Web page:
Kerouac has an interest in world history; he reads H.G. Wells’ The Outline of History which serves as a survey of evolution. The Outline of History spans primal earth to the first world war. It isa book he will defer to throughout the 1940s.
He is also immersed in the historical surveys of Carlton Hayes. Kerouac becomes increasingly grounded in world affairs from which he becomes informed (most times though, he remains apolitical). He absorbs the politics of the Spartan wars, the Hellenistic era and the Roman conquest usurping and becoming the center of a great empire.
He learns of the Iliad as a method of chanting to proclaim the heroic deeds of Aegean warriors. He notes the poetry’s singular style of vivid imagery. These, he learns, are ways of conveying ideas with a fresh provoking essence. Of science, Kerouac’s education runs through a survey of Thales, Pythagoras and Aristotle’s tremendous influence over later sciences. There is Euclid, Archimedes, the trigonometry of Hipparchus, Galileo, Ptolemy, Copernicus, and the astronomy of Tycho Brahe. Kerouac learns to graph cultures, a solvent education he becomes increasingly interested in, exemplified in Oswald Spengler’s belief that all rising civilizations will eventually fall. There is, Spengler believes, a birth, life and death to all cultures. This belief becomes instrumental not only to Kerouac, but his fellow beats who use the book as a talismanic barometer of current events, informing their belief that there will be a ‘Second Religiousness.’
Kerouac reads even more, sounding through fathoms of Greek tragedies like the theological mystic Aeschylus whom envisions Man as a spectator of God-like events in the trilogy of Oresteia.
“Oh, the torment bred in the race,
the grinding scream of death
and the stroke that hits the vein,
the hemorrhage none can staunch, the grief,
the curse no man can bear.
But there is a cure in the house, and not outside it, no,
not from others but from them,
their bloody strife. We sing to you,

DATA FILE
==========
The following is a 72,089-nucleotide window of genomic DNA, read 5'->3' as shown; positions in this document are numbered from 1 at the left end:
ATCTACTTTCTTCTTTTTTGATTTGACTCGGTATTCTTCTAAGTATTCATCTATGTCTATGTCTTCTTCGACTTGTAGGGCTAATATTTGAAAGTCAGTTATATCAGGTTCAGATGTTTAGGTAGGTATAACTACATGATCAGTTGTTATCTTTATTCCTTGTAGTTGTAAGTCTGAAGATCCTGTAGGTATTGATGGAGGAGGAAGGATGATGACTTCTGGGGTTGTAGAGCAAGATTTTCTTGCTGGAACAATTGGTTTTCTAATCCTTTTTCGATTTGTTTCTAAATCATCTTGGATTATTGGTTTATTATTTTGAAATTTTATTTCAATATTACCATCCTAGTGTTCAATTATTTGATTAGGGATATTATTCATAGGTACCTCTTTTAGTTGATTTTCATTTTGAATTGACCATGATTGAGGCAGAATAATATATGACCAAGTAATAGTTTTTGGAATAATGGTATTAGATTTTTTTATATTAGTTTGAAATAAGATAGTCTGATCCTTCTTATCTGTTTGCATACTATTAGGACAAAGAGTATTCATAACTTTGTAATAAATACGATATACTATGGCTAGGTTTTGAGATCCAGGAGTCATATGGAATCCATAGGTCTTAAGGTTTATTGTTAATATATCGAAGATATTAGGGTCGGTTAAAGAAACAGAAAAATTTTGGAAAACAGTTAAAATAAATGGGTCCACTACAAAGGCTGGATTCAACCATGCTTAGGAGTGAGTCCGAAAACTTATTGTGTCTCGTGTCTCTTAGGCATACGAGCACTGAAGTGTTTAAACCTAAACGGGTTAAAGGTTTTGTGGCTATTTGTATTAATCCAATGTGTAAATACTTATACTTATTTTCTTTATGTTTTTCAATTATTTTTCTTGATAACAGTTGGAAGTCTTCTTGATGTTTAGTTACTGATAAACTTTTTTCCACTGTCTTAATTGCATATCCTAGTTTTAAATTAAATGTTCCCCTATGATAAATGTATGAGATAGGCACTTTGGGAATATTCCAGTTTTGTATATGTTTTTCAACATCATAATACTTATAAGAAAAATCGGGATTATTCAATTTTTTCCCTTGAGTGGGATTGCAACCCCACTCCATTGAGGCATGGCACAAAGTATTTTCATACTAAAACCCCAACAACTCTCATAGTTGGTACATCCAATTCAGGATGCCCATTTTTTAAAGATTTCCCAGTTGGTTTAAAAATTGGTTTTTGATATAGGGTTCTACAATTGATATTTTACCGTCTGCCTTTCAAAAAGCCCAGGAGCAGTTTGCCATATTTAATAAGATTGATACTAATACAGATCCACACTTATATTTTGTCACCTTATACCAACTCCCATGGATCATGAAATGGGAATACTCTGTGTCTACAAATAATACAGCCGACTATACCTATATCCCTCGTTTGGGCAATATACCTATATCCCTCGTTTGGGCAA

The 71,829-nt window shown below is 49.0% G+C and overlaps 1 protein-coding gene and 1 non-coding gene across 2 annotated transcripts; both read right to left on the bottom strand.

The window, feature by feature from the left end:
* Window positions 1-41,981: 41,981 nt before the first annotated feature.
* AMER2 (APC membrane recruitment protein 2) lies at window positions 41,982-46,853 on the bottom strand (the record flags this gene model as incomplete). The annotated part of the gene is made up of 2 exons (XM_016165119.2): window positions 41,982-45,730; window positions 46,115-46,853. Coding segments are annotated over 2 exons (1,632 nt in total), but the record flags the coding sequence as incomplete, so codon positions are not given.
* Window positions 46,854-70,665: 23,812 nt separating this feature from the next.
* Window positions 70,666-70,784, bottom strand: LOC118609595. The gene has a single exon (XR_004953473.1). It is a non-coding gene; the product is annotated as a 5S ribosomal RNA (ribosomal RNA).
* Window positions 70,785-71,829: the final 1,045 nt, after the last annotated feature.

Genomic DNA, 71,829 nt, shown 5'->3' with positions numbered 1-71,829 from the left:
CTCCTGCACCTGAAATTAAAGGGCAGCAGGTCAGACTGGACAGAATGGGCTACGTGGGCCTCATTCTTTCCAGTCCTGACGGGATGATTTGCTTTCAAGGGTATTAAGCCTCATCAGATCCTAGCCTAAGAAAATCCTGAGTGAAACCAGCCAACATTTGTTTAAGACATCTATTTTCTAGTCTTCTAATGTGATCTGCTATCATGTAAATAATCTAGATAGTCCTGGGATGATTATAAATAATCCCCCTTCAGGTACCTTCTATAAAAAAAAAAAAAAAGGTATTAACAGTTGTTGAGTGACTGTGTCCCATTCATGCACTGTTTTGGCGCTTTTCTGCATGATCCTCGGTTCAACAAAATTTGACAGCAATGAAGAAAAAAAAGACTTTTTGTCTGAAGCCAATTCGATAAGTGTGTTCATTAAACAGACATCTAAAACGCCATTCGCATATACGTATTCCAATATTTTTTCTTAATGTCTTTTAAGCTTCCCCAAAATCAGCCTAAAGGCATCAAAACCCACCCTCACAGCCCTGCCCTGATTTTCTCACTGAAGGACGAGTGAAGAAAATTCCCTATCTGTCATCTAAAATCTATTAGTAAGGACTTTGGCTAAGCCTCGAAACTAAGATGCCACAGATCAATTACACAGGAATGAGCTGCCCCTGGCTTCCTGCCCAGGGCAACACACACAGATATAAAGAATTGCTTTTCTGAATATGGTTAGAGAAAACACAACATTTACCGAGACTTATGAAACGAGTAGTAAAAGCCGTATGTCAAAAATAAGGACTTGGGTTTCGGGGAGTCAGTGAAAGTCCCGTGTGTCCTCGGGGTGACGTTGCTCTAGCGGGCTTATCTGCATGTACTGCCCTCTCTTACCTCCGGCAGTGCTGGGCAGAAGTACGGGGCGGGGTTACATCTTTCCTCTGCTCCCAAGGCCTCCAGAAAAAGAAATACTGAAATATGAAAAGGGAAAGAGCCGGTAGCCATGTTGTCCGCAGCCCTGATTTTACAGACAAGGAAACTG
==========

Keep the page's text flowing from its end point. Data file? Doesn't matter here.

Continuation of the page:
dark gods beneath the earth.
Now hear, you blissful powers underground —
answer the call, send help.
Bless the children, give them triumph now.”
Other books (over the next several years) pass through his hands: Sophocles and the skeptic Euripides delving into the psychological dealings of humans (Oedipus Rex). He reads Aristotle’s Poetics, noting its influential design. He delves into the Enlightenment, of Locke and man’s pre-disposal to sin via Martin Luther and Calvin’s predestination. Isaac Newton, Montesquieu and Voltaire, the mighty advocate of freedom of speech: I wholly disapprove of what you say and will defend to the death your right to say it. He reads Descartes, Locke, Rousseau, Erasmus and the Augustinians. Humanism proclaims Man to be innately “good.” The Renaissance serves to stress Man’s worthiness. These and more assault Kerouac through rote book-learning alogn with books of his own choosing: Thoreau, Joyce, Tolstoy, Goethe, Swift, Mark Twain and Walt Whitman. Every morning he turns Old Testament pages, immersing into a phantasmagoria of prophecies, infanticide, human sacrifice, ethereal arch-angels and hell-haired demons bent on raining blood on earthy paradise: “Even to your old age and gray hairs I am he, I am he who will sustain you. I have made you and I will carry you; I will sustain you and I will rescue you. Isaiah 46:4”
Reading however doesn’t distract him from what is to come. He worries for the future. What will it bring? The western world, seemingly far away across ever-rolling bars of gleaming sea, violently toils at war. There is scarcely time for frivolity. Get mad! He nurtures an uncanny certainty for artistic destiny. He cannot hide indefinitely, as is his wont. The journal he keeps enables aloofness from “teeming humanity.” It keeps him in line; a fermenting restlessness held in check by self-destination. He acknowledges a turgid flow of thoughts worthy of reflection and expression. They can serve as the bedrock of his art.